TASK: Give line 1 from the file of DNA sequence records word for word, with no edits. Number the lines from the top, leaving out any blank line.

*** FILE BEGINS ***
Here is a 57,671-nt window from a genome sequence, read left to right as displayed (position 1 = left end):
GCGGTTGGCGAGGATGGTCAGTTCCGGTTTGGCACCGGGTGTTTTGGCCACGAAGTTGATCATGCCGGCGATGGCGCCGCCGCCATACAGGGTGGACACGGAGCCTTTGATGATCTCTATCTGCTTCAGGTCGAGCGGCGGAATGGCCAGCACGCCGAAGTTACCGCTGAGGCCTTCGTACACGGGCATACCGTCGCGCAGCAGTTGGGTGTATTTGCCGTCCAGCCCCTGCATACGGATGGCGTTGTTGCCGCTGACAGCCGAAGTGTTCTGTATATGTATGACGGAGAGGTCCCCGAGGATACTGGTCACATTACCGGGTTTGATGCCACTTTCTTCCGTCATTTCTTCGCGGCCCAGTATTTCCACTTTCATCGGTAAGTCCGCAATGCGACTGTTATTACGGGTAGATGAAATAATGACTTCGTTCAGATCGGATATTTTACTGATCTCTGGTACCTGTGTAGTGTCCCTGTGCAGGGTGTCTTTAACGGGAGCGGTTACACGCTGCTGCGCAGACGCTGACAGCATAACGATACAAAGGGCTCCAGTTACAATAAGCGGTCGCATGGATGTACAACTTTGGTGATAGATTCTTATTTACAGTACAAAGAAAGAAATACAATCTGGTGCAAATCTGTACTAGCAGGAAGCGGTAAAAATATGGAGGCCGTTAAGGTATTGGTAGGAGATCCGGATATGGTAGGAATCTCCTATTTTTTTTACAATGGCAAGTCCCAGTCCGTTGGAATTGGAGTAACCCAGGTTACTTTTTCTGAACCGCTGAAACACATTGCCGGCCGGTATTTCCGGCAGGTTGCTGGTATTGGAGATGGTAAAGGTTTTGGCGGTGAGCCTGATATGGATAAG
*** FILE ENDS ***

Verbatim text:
Here is a 57,671-nt window from a genome sequence, read left to right as displayed (position 1 = left end):